Romanesque Revival architecture in the United Kingdom

Romanesque Revival architecture, Norman Revival architecture or Neo-Norman styles of building were inspired by the Romanesque Architecture of the 11th and 12th centuries AD.

In the United Kingdom it started to appear as an architectural style in the 18th. century but reached its greatest popularity in the mid to latter years of the 19th. century. The style can be viewed as a strand of Gothic Revival architecture and part of the Historicist or Historismus styles of architecture that became popular in both Europe and Britain during the 19th. century. Early examples of the style in Germany of the 1820s and 1830s are referred to as Rundbogenstil or round arched style.[1] In Britain the style was introduced by architects and their patrons, who had been on tours in Europe and it appears that the German and British styles of Romanesque developed largely independently. Initially in Britain the style was used for church building, but as the 19th. century progressed it was adapted for public buildings, museums, schools and commercial buildings, but rarely for domestic buildings. By the start of the 20th. century it had gone out of fashion and only occasionally were examples of the style built.

The origins of the Romanesque Revival or Norman Revival in the United Kingdom

The development of the Norman revival style or Neo-Norman took place over a long time in the British Isles starting with Inigo Jones‘s re-fenestration of the White Tower of the Tower of London in 1637–38 and work at Windsor Castle by Hugh May for Charles II, but this was little more than restoration work. More surprising is the west door of Kenilworth Church, inserted in the tower in 1570 probably at the time of a visit of Queen Elizabeth. This appears to have been historic arch, sourced possibly from an unknown monastic building,[2] Another early example of Romanesque revival is the south porch of North Scarle Church in Lincolnshire. Pevsner suggests that it might be Elizabethan, but late 17th. century seems more likely as the oak door seems to be original and probably of that date.[3]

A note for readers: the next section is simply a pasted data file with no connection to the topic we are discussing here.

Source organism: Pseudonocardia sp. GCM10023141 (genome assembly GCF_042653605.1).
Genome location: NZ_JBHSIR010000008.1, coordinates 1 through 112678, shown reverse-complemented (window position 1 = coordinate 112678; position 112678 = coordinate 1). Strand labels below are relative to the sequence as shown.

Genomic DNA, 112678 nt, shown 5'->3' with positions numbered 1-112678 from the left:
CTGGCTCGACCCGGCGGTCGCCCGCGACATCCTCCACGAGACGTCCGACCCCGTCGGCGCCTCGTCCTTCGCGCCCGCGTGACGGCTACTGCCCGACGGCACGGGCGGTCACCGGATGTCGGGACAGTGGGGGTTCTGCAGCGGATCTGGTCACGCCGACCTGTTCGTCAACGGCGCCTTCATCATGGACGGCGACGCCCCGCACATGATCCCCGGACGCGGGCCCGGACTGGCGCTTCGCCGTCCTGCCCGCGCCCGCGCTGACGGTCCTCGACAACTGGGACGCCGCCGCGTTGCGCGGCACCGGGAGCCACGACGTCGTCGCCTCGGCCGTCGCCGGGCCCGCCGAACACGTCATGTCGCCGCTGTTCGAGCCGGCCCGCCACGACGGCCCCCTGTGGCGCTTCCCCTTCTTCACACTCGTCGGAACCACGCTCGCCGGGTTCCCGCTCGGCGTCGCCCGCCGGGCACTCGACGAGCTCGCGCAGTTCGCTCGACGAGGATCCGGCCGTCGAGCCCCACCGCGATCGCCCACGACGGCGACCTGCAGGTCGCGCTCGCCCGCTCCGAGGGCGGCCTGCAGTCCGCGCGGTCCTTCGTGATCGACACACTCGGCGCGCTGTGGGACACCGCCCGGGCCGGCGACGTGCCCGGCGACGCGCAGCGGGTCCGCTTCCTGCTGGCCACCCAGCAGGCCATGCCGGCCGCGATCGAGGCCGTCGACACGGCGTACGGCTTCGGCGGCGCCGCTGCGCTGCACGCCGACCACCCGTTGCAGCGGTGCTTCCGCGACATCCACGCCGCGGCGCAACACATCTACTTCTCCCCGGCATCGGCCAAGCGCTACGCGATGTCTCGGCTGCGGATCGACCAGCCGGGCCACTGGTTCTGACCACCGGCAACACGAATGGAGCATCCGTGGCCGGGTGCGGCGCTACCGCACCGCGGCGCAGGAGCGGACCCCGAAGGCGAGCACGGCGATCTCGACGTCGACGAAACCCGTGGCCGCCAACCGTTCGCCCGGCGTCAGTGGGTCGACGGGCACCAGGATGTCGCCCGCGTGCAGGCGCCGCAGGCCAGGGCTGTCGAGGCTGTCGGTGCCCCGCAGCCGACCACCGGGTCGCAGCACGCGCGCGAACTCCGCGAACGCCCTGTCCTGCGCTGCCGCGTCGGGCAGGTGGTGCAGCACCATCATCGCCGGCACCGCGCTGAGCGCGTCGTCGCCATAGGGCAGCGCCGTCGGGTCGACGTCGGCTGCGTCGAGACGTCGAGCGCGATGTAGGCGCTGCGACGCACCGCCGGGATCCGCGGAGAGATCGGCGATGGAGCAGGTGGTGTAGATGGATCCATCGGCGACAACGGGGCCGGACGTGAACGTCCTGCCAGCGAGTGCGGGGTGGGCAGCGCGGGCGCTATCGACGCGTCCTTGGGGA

In the 18th century the use of round arched windows was thought of as being Saxon rather than Norman and examples of buildings with round arched windows include Shirburn Castle in Oxfordshire, Wentworth in Yorkshire and Enmore Castle in Somerset. At Allerton Mauleverer in Yorkshire St Martin’s Church was re-built for Richard Arundell in 1745. The church has been described as a proto-Neo-Norman. While it gives the impression of a Romanesque revival church, with a massive crossing tower and round headed windows, yet it also has windows with gothic tracery and a hammerbeam nave roof. The architect is thought to have been John Vardy surveyor to the Office of Works.[4]

A further example of church building in the Romanesque revival style took place in 1792 when Elisa Wingfield commissioned plans from Samuel Pepys Cockerell for the conservation and rebuilding of St Peter's Church, Tickencote in Rutland. The church which contained much notable Romanesque decoration and an elaborate chancel arch appears to have been close to collapse. Cockerell encased the chancel, keeping the arch in position but the outer walls were completely re-built and the exterior ornamentation of arcades and round headed windows were replaced in new stonework. A new tower over a porch was built on the south side, which gave added stability to the older structure. The nave was completely re-built using some new romanesque mot is and copying others, such as the engaged columns, from those on the exterior of the chancel.[5] This style of Romanesque revival architecture is very similar to the style that emerges in the 1840s under architectects such as Thomas Penson and Benjamin Ferrey. Tickencote could be considered to mark the start of the Romanesque revival in church architecture.